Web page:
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198733Re: Periphrastic Verbs

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  • Anthony Miles
    Sep 6, 2013
      I agree, -te-, -ka-, etc., are modal verbs which happen in Siye to be expressed as suffixes. The verb /elenuputenama/ is just a single verb. But the importance of aspect (perfective vs. imperfective) in Siye cannot be stressed enough. The imperfective root /nu/ 'make, do, build' together with the directional /na/ 'up' creates the imperfective stem of the verb 'to build'. /e-/ and /le-/ are the 4th and 1st person pronoun prefixes, respectively. The number suffix /pu/ is singular and must refer to the subject prefix /-le/ because the verb is in the imperfective aspect – the number of the object remains undefined on the verb. The desiderative suffix (Position 6 suffix) /te/ can only appear in verbs with imperfective aspect. The suffix /ma/ indicates the verb possesses imperfective aspect, positive polarity, and indicative mood.

      The verb /elekepukanana/, on the other hand, illustrates the perfective aspect. The perfective root /ke/ with the directional /na/ is the perfective equivalent of the imperfective stem /nu/ plus /na/. The number suffix /pu/ indicates the singular number of the object prefix /e/, because the verb is perfective – any number indication of the subject must occur outside the verb. The intentive suffix /ka/ can only appear in a perfective verb. The suffix /na/ after the directional /na/ indicates the verb possesses the same polarity and mood as the imperfective form, but the perfective aspect.

      Siye participles are formed from the finite verb by removing the pronominal prefixes and the number suffix from the verb. The participle originated as a verb form derived from a verb with the coordinative suffix /-am/. Historically, a verb such as /edediyoputenama/ became /edediyoputenamaang/ with the addition of the coordinative suffix. The addition of /ngi/, the comitative suffix, to /ang/, depending on the semantics of the verb, resulted in the new suffix /angi/. Later changes produced the two forms /ani/ and /a'i/. The latter reduced to /a/ under vowel dominance, and the former was reduced to /an/ and reanalyzed as the regular positive verbal ending with an epenthetic /n/ to preserve the initial vowel of the following verb. The aforementioned loss of the prefixes and suffix also occurs Thus the maximal form of /edidiyoputenamaangi/ became /litenama(n)/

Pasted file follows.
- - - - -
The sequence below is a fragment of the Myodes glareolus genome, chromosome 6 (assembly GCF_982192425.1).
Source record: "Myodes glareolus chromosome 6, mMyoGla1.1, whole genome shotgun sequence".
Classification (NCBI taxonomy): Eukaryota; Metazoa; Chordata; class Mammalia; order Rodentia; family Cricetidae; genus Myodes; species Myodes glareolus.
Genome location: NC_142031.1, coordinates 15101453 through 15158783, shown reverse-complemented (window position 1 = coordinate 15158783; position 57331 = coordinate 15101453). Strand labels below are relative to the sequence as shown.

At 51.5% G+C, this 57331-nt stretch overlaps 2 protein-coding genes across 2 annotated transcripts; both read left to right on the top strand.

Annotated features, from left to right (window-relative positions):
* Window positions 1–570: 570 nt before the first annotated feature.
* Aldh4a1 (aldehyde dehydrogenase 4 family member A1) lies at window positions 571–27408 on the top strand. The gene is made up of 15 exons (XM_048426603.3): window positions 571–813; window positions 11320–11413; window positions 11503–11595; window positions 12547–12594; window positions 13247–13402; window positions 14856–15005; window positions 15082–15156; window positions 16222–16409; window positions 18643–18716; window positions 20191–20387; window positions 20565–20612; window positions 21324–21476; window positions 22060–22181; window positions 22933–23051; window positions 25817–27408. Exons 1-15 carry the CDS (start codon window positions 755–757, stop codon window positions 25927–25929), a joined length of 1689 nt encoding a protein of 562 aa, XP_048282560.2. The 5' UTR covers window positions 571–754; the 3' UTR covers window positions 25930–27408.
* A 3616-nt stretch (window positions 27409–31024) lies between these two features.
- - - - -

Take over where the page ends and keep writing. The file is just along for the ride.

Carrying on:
Now, here is why I call it periphrastic. The sentence “I want to stop smoking tobacco” /topako samokanemena-n-elenuputema/ has two Position 6 suffixes, /te/ and /neme/. Since /te/ must take the imperfective, but /neme/ the perfective, two verbal forms are required. /samoka/, as a loanword, uses the same form in both aspects, but /neme/ must take the perfective aspect. /elenuputema/ is a fully inflected transitive verb, with both prenominal prefixes and the number suffix. The object prefix /e-/ refers to the object of the periphrastic verb and not the participle, which is grammatically inanimate. Although the /nu/ in /elenuputema/ is the same imperfective root that underlies /nu/ plus /na/ 'to build', in this construction it is one of two possibilities, the other being /kim/ plus the directional /ki/, 'to stand, to be', which Siye uses as an auxiliary verb. The suppletive roots /nu/ and /ke/ 'to do' are used with notions of moving or doing, while /kim/ plus /ki/ is used with notions of being or staying. The choice of imperfective verb root /nu/ rather than the perfective verb root /ke/ is conditioned by the desiderative suffix /te/, which must appear in an imperfective verb. Thus the literal rendering of the phrase is “smoke-stop-perfective-epenthesis-it-I-”do”-singular-want-imperfective”.

      Although this phrase runs together, the epenthesis only occurs before the 3rd and 4th person pronominal prefixes. In the sentence / sa tumsumkomtuma salenupuyammu samokanemenanelenupukomnu/ “I cannot become engaged to (promise to marry) you because you have not decided to quit smoking”, the participle /tumsumkomtuma/ and the verb /salenupuyammu/ do not run together. Even /samokanemenanelenupukomnu/ is not perfectly bound, since both verb roots /samoka/ and /nu/ retain their original primary stress - /'samoka”neme”na ele'nupu”komnu/.

      An example of a periphrastic phrase with /kim/ plus /ki/ is /ilo umhitamlosumkina/ /tamsumkina umhikimlokakina/ or /tamsukinanumhikimlokakina/s 'They decided to settle here'.
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